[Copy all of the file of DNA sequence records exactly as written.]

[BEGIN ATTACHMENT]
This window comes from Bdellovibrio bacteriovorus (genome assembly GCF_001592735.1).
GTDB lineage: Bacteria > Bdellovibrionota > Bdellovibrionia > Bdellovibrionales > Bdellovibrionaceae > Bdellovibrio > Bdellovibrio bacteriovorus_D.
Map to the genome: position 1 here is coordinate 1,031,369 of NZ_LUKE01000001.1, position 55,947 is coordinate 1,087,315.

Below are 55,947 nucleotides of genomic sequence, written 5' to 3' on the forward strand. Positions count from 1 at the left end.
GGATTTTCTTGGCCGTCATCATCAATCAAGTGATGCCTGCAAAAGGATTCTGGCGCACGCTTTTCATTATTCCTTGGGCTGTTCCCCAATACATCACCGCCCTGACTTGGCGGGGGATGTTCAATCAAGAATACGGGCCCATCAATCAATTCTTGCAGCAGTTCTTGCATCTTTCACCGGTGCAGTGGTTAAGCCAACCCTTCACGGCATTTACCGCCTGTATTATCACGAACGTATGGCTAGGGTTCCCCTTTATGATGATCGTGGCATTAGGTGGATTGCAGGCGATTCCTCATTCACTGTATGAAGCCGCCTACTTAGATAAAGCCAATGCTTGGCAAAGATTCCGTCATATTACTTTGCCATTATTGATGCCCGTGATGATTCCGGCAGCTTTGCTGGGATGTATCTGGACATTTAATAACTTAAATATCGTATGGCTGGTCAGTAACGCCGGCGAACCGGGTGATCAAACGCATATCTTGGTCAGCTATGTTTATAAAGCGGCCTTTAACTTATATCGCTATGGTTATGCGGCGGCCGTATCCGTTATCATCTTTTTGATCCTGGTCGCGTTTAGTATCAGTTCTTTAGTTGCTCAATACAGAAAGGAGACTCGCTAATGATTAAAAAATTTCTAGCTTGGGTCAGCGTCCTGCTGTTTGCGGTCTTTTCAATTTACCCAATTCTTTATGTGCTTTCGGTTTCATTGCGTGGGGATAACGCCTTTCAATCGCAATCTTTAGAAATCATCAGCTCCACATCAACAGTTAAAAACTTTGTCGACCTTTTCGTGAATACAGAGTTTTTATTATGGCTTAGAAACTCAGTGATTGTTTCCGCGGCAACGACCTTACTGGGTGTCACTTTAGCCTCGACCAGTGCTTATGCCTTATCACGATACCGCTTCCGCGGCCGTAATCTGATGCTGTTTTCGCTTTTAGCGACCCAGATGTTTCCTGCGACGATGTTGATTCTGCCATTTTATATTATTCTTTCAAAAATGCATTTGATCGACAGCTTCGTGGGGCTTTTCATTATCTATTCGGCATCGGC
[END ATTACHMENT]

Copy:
This window comes from Bdellovibrio bacteriovorus (genome assembly GCF_001592735.1).
GTDB lineage: Bacteria > Bdellovibrionota > Bdellovibrionia > Bdellovibrionales > Bdellovibrionaceae > Bdellovibrio > Bdellovibrio bacteriovorus_D.
Map to the genome: position 1 here is coordinate 1,031,369 of NZ_LUKE01000001.1, position 55,947 is coordinate 1,087,315.

Below are 55,947 nucleotides of genomic sequence, written 5' to 3' on the forward strand. Positions count from 1 at the left end.
GGATTTTCTTGGCCGTCATCATCAATCAAGTGATGCCTGCAAAAGGATTCTGGCGCACGCTTTTCATTATTCCTTGGGCTGTTCCCCAATACATCACCGCCCTGACTTGGCGGGGGATGTTCAATCAAGAATACGGGCCCATCAATCAATTCTTGCAGCAGTTCTTGCATCTTTCACCGGTGCAGTGGTTAAGCCAACCCTTCACGGCATTTACCGCCTGTATTATCACGAACGTATGGCTAGGGTTCCCCTTTATGATGATCGTGGCATTAGGTGGATTGCAGGCGATTCCTCATTCACTGTATGAAGCCGCCTACTTAGATAAAGCCAATGCTTGGCAAAGATTCCGTCATATTACTTTGCCATTATTGATGCCCGTGATGATTCCGGCAGCTTTGCTGGGATGTATCTGGACATTTAATAACTTAAATATCGTATGGCTGGTCAGTAACGCCGGCGAACCGGGTGATCAAACGCATATCTTGGTCAGCTATGTTTATAAAGCGGCCTTTAACTTATATCGCTATGGTTATGCGGCGGCCGTATCCGTTATCATCTTTTTGATCCTGGTCGCGTTTAGTATCAGTTCTTTAGTTGCTCAATACAGAAAGGAGACTCGCTAATGATTAAAAAATTTCTAGCTTGGGTCAGCGTCCTGCTGTTTGCGGTCTTTTCAATTTACCCAATTCTTTATGTGCTTTCGGTTTCATTGCGTGGGGATAACGCCTTTCAATCGCAATCTTTAGAAATCATCAGCTCCACATCAACAGTTAAAAACTTTGTCGACCTTTTCGTGAATACAGAGTTTTTATTATGGCTTAGAAACTCAGTGATTGTTTCCGCGGCAACGACCTTACTGGGTGTCACTTTAGCCTCGACCAGTGCTTATGCCTTATCACGATACCGCTTCCGCGGCCGTAATCTGATGCTGTTTTCGCTTTTAGCGACCCAGATGTTTCCTGCGACGATGTTGATTCTGCCATTTTATATTATTCTTTCAAAAATGCATTTGATCGACAGCTTCGTGGGGCTTTTCATTATCTATTCGGCATCGGC